By the way, the head of Twitter Japan is one of the three directors of Rebuild Japan Initiative Foundation that issued a timely "independent" report on the Fukushima disaster in time for the 1 year anniversary. He has close ties with the Japanese government, a former consultant at McKinsey and a Harvard MBA, GE's director, and one of the "young global leaders" at Davos. A total "insider" elite picked by Twitter to head its Japanese operation.

(H/T Yasushi Onuma for AFP article)


Anonymous said...

I don't see James Kondo as the director of the Rebuild Japan Foundation on the website you posted.

But anyway, if you don't like the report and want to throw dirt over the foundation you only have to mention that one of the panel members was working for at the IAEA for a while.

arevamirpal::laprimavera said...

He is one of the three directors. His bio in Japanese wiki:

近藤正晃ジェームス(こんどう まさあきら ジェームス、1967年12月9日-)は日本の実業家、学者、政策立案者、社会事業家。 企業経営、政府の政策立案、社会事業の経営等の分野で、実務家および研究者として活動。 現在は、Twitter社の初代日本代表。また、一橋大学大学院国際企業戦略研究科客員教授、内閣府本府参与、TABLE FOR TWO International共同創設者、一般財団法人 日本再建イニシアティブ専務理事、一般財団法人 教育支援グローバル基金(ビヨンド・トゥモロー)代表理事等として活動。 世界経済フォーラム(ダボス会議)によりヤング・グローバル・リーダーに選出。

I don't like or dislike the report that I haven't even read myself, and I don't care enough about this foundation one way or the other to throw dirt or anything.

Anonymous said...

Nah, "managing director," just one of the guys in the secretariat receiving orders from the committee. He's not even mentioned as one of the core members:

3/10 conspiracy theory at best, specially considering the background of the chairman and the committee members.

Anonymous said...

@anon at 10:44PM, are you stupid or what? Kondo is a director of the foundation, not the fukushima investigation committee.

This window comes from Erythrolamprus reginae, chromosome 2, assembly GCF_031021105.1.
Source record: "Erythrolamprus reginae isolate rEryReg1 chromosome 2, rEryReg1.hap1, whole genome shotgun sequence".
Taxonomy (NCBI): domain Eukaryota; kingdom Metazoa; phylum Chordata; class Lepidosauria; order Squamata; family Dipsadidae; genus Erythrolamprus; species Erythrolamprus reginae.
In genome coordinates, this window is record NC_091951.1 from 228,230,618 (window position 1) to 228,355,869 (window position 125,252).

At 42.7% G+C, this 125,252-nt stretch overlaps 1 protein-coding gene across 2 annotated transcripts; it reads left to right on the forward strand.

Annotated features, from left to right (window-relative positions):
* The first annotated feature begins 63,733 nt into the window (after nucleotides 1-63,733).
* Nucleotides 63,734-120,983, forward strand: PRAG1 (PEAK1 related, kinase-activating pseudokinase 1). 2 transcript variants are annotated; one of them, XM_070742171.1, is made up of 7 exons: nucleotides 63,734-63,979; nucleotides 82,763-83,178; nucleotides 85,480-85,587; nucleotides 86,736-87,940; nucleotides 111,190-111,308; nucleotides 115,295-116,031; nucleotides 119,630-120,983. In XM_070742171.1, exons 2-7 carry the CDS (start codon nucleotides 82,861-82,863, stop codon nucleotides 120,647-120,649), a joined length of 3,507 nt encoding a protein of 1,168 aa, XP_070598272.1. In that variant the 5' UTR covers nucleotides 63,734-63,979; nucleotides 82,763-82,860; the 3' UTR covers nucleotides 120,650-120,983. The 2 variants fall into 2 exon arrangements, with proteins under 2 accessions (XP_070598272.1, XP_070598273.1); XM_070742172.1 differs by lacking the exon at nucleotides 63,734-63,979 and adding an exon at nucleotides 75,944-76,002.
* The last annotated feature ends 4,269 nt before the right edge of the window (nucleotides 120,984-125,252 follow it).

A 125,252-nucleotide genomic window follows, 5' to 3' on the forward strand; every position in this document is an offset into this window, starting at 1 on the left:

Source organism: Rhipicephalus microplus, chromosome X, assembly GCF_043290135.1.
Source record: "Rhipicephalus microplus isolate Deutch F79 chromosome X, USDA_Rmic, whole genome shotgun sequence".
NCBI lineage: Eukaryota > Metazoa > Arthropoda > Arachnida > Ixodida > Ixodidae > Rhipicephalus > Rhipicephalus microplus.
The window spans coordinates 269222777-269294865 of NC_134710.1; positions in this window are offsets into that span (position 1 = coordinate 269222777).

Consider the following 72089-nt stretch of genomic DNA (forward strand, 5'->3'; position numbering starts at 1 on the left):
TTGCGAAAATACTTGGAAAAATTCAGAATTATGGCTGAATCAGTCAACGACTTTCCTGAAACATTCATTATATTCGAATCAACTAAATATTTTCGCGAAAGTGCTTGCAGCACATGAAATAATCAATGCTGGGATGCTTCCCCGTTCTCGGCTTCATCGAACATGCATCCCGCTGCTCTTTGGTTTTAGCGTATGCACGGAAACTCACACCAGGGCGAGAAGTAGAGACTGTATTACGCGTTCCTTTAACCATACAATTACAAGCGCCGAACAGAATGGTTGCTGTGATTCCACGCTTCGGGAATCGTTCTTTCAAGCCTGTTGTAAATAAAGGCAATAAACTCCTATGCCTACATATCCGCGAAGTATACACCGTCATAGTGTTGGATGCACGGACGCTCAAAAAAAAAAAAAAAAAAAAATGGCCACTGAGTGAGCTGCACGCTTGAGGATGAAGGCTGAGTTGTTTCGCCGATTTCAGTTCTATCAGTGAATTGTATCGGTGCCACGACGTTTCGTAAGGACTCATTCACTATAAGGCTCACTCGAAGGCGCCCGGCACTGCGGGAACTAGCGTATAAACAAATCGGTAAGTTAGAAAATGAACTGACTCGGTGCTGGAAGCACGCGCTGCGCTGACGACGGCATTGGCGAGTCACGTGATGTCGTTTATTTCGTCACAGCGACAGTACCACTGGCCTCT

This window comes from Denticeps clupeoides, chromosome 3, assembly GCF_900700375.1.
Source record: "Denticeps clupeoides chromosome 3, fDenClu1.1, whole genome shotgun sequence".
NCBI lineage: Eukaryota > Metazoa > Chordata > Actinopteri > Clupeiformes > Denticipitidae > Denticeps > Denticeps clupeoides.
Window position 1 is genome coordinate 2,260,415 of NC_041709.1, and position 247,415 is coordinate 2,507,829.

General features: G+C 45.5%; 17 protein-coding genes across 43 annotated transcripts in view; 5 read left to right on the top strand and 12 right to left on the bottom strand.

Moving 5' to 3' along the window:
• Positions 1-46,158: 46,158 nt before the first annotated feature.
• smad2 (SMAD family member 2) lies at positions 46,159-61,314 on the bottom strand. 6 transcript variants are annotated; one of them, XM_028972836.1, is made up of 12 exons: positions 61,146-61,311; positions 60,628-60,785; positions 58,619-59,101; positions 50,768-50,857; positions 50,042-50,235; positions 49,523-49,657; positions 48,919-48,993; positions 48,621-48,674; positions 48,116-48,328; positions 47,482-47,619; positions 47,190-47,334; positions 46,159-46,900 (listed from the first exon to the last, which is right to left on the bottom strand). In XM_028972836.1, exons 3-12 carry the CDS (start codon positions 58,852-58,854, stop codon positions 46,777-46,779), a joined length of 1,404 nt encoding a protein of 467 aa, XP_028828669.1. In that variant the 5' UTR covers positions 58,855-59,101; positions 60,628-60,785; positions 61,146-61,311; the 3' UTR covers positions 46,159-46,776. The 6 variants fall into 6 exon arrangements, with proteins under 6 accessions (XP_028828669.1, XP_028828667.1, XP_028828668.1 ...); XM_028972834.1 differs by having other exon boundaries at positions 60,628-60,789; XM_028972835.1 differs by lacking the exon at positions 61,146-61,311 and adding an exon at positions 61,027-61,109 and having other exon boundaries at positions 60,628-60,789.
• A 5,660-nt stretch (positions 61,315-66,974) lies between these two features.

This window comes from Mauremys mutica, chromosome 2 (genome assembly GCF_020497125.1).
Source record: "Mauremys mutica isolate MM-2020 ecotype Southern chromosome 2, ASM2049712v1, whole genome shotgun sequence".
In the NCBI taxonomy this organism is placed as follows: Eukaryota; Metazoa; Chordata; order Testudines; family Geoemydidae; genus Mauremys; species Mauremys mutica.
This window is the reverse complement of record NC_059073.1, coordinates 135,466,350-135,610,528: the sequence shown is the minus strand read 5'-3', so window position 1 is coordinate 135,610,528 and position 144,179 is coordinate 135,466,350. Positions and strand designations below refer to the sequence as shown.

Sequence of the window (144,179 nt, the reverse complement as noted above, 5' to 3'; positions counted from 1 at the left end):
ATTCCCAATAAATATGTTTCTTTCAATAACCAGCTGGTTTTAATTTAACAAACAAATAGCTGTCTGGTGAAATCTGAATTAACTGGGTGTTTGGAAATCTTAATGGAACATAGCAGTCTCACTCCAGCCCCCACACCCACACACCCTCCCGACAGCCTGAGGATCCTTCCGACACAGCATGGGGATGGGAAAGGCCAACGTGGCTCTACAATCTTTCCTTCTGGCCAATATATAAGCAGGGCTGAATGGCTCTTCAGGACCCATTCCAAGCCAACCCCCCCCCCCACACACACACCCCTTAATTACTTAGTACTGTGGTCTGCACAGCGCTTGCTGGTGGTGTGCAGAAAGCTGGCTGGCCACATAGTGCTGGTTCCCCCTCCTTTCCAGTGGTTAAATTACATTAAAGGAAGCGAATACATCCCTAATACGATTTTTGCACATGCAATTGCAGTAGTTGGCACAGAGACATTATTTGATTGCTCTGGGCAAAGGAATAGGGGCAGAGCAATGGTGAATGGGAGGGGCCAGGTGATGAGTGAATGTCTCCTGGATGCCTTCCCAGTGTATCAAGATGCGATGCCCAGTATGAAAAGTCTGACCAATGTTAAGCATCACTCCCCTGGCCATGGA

What conspiracy theory? He is a director there, and he is the head of Twitter Japan.

Atomfritz said...

I believe having read a few days ago Enenews reporting that Edano had said that by summer no nuclear plant will be active in Japan anymore.

However, browsing through the headlines at Enenews I seem unable to find that article again. Anyways, I haven't much trust in Enenews news, so I'd be ready to assume this was just a hoax and the Japanese govt. actually hasn't learnt the Fukushima lesson.

If that news were true, it would be great news, as such a nuclear exit would reduce the danger of a second nuclear accident coming over Japan.

@LaPrimavera, when refreshing the main page of your blog to look for new articles, I felt a sad feeling when I noticed Ultraman missing...
Got so used to him!
The child in me somehow hopes that Ultraman comes back... :)

arevamirpal::laprimavera said...

@Atomfritz, it simply means the last two reactors currently running will go into maintenance. All the others, except for the broken ones at Fuku-I and Fuku-II, are either in maintenance (almost all of them) or shut down at the government's request (Hamaoka). some of them were supposed to come back on line last year but NISA decided to do the so-called "stress test", and they remain in maintenance.

The government and the nuke industry are extremely eager to bring them back online.

Anonymous said...

everyone is to blame means no-one is to blame
he's sending a clear message that there will be no legal repercussions
that's not so good

Anonymous said...

@retard at 10:49PM, check the English version of the link I posted:

I know it may be complicated, for you, because there are many blue rectangles and arrows, but you can see the Committee, the Secretariat, the Working Group, etc. That James Kondo has some kind of position within the secretariat receiving order from the committee.

Anonymous said...

Just ask where the Committee members FAMILIES are..and when they left for safe areas after the March 2011 disaster. Probably the only TRUE facts about how much was known and the dangers--what people do with their own children..and families.

By not allowing others the same information, countless people have been exposed to the first days of radiation --the worse days. Maybe they could have taken precautions! Everyone, even the general public, deserves the chance to keep their children safe as they can. They were denied this chance.

Anonymous said...

No individual is to blame for Fukushima.

There are children living in contaminated areas going to school with dosimeters around their necks.

There is no excuse for this.

Anonymous said...

"In contrast, similar investigations in the U.S. are often conducted by bodies with subpoena power, and accompany or are quickly followed by inquiries into criminal or civil liabilities of the companies and people involved." PHRED DVORAK And MITSURU OBE, "Panel Finds Japan Was Unprepared for Nuclear Disaster" Wall Street Journal, December 27, 2011